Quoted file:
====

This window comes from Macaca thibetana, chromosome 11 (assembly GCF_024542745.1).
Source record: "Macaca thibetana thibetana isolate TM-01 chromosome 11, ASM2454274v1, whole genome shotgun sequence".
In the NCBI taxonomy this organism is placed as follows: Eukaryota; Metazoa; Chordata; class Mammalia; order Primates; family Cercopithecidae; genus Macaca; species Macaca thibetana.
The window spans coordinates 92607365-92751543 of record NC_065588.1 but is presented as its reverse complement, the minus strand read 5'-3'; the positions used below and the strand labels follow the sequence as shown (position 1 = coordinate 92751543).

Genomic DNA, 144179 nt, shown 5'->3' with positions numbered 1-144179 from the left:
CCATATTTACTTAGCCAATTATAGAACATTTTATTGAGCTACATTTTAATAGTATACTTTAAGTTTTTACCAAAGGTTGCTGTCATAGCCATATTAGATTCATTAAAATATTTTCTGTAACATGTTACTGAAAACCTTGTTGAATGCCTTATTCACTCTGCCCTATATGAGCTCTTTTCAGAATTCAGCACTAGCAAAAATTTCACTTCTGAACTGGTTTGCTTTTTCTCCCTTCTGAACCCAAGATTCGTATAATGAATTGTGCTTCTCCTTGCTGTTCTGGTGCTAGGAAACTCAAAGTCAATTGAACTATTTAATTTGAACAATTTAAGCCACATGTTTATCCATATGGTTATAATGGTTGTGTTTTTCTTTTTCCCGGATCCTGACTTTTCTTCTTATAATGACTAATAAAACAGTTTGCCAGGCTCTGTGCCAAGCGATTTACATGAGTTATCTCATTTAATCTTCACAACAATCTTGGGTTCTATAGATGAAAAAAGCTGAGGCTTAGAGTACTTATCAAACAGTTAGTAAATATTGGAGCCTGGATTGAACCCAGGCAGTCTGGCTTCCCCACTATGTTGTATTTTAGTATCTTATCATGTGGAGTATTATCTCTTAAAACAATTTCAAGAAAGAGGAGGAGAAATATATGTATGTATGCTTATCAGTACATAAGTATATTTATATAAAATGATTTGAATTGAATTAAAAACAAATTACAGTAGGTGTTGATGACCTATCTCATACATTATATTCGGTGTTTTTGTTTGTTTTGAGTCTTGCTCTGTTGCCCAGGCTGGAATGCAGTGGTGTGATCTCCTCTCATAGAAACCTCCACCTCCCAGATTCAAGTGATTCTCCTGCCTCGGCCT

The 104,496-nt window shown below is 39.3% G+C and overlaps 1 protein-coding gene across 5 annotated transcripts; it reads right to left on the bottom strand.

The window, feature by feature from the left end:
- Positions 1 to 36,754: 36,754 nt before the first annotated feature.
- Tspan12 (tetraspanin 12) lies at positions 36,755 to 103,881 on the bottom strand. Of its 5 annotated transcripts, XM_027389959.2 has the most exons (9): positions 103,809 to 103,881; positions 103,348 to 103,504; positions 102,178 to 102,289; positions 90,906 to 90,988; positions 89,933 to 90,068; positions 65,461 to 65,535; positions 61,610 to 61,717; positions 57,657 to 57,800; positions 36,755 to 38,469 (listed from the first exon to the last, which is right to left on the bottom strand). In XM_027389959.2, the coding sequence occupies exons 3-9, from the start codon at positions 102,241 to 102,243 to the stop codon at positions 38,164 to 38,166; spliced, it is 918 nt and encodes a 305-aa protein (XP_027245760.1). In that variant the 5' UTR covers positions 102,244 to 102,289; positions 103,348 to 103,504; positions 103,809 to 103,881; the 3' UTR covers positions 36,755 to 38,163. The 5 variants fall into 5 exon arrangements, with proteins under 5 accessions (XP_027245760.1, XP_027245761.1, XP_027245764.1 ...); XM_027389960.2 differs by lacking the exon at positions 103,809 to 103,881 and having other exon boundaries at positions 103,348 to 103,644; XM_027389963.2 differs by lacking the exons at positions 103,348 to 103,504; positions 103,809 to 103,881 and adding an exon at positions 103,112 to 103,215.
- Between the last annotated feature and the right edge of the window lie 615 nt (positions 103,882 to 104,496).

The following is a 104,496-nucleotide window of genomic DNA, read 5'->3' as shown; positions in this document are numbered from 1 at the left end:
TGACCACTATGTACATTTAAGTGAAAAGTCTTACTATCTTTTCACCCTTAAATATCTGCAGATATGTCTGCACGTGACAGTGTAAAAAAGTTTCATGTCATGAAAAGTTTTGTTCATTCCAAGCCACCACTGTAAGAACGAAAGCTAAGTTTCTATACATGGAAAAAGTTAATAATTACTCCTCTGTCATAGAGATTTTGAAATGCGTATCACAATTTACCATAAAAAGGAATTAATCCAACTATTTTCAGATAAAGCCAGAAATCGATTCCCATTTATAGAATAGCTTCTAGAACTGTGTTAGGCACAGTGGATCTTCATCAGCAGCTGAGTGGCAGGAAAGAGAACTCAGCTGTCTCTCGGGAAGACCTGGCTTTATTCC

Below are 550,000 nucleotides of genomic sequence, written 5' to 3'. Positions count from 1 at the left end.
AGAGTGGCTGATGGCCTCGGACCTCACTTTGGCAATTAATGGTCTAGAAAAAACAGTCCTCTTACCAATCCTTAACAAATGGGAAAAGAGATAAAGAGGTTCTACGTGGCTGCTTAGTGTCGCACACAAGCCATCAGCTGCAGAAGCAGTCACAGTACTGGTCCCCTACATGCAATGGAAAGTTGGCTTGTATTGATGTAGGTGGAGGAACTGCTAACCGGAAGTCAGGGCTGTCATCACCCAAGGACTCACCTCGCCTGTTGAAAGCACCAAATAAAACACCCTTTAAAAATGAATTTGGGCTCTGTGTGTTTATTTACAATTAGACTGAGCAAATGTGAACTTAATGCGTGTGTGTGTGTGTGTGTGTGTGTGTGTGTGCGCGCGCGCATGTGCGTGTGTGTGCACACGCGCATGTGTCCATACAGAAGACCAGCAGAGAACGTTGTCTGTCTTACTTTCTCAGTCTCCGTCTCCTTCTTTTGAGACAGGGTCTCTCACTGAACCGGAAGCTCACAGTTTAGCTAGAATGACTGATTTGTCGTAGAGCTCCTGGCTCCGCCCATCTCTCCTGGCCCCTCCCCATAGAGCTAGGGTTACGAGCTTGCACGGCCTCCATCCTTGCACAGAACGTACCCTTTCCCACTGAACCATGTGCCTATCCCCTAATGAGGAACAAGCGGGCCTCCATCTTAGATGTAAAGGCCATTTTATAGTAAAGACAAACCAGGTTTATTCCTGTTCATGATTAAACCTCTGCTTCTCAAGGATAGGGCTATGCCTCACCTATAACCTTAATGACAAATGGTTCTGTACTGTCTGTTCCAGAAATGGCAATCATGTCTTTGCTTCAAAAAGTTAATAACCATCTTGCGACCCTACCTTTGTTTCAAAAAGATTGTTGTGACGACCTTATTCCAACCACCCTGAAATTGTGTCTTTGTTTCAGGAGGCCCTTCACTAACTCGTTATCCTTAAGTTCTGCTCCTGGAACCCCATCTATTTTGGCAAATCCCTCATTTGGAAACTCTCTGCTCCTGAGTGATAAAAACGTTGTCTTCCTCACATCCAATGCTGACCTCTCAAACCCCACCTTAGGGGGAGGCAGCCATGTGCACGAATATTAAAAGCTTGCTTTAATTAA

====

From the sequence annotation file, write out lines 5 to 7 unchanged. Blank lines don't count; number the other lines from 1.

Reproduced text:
Genomic DNA, 144179 nt, shown 5'->3' with positions numbered 1-144179 from the left:
CCATATTTACTTAGCCAATTATAGAACATTTTATTGAGCTACATTTTAATAGTATACTTTAAGTTTTTACCAAAGGTTGCTGTCATAGCCATATTAGATTCATTAAAATATTTTCTGTAACATGTTACTGAAAACCTTGTTGAATGCCTTATTCACTCTGCCCTATATGAGCTCTTTTCAGAATTCAGCACTAGCAAAAATTTCACTTCTGAACTGGTTTGCTTTTTCTCCCTTCTGAACCCAAGATTCGTATAATGAATTGTGCTTCTCCTTGCTGTTCTGGTGCTAGGAAACTCAAAGTCAATTGAACTATTTAATTTGAACAATTTAAGCCACATGTTTATCCATATGGTTATAATGGTTGTGTTTTTCTTTTTCCCGGATCCTGACTTTTCTTCTTATAATGACTAATAAAACAGTTTGCCAGGCTCTGTGCCAAGCGATTTACATGAGTTATCTCATTTAATCTTCACAACAATCTTGGGTTCTATAGATGAAAAAAGCTGAGGCTTAGAGTACTTATCAAACAGTTAGTAAATATTGGAGCCTGGATTGAACCCAGGCAGTCTGGCTTCCCCACTATGTTGTATTTTAGTATCTTATCATGTGGAGTATTATCTCTTAAAACAATTTCAAGAAAGAGGAGGAGAAATATATGTATGTATGCTTATCAGTACATAAGTATATTTATATAAAATGATTTGAATTGAATTAAAAACAAATTACAGTAGGTGTTGATGACCTATCTCATACATTATATTCGGTGTTTTTGTTTGTTTTGAGTCTTGCTCTGTTGCCCAGGCTGGAATGCAGTGGTGTGATCTCCTCTCATAGAAACCTCCACCTCCCAGATTCAAGTGATTCTCCTGCCTCGGCCT

The 104,496-nt window shown below is 39.3% G+C and overlaps 1 protein-coding gene across 5 annotated transcripts; it reads right to left on the bottom strand.